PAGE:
Data were collected in two laboratories. In one, eye movements were registered by DC-electrooculography (EOG), calibrating the signal after each five episodes; the signal was digitized with 100 Hz for storage and later analysis. Hand movements were recorded with a computer mouse, bypassing commercial mouse drivers because of their delays, averaging, and dynamic distortions. In the other laboratory, eye movements were registered by an infrared-light sensitive oculometer (ISCAN Inc. with RK-426PC pupil corneal reflection tracking system) with a resolution of 1°, and hand movements by a digitizing tablet (CalComp Drawing Board III) with a resolution of 0.25 mm; both signals were sampled at the rate of 50 Hz, and were smoothed twice by three-point central averaging.

The collected data were analyzed by an interactive computer program which determined saccade direction as the difference between non-displaced target direction and the direction of the primary saccade, initial hand direction as the difference between non-displaced target direction and hand direction 100 ms after movement onset, as well as hand and arm reaction time as the interval between appearance of the non-displaced target and movement onset.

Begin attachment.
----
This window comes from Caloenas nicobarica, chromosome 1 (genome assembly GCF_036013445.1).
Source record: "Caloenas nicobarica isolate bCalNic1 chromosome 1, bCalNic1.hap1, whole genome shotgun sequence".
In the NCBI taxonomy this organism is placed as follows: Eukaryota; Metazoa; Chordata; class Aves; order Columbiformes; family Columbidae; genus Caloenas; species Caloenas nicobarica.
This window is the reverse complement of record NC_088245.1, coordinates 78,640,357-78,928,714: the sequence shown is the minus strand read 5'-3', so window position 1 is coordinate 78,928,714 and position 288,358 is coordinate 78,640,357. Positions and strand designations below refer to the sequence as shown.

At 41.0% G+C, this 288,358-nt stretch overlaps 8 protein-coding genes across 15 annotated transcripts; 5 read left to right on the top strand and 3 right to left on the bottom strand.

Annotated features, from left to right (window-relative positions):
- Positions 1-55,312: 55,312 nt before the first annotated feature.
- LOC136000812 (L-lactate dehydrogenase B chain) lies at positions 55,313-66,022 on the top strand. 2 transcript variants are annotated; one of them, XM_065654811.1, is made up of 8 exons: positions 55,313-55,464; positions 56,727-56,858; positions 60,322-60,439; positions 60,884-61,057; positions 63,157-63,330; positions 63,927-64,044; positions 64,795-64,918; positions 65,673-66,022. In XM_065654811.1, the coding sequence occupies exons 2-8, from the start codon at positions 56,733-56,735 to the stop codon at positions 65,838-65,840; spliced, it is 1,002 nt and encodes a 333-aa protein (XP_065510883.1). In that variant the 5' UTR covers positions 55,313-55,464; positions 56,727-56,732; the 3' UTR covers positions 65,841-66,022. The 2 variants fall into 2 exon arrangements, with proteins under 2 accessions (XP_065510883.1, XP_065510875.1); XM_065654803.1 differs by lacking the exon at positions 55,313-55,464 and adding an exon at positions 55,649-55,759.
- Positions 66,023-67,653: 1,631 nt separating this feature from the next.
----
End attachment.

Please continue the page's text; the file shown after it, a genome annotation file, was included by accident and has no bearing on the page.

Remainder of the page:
Movements were disregarded when hand or eye reaction times exceeded 400 or 270 ms, respectively, since previous work documented that initial hand direction (van Sonderen et al. 1988) and primary saccade direction (Becker and Jürgens 1979) would begin to show an influence of the second step with longer reaction times. For subsequent statistical testing, we calculated the median response direction and the median reaction time for each subject and episode.

Subjects from a given group that were tested in different laboratories yielded similar results, and statistical comparisons of key episodes confirmed this similarity; we therefore combined the data from both laboratories for statistical testing. The baseline-corrected values were submitted to two-way analyses of variances (ANOVAs) with the between-factor Group and the within-factor Episode. Post hoc comparisons were made with Fisher’s LSD-tests.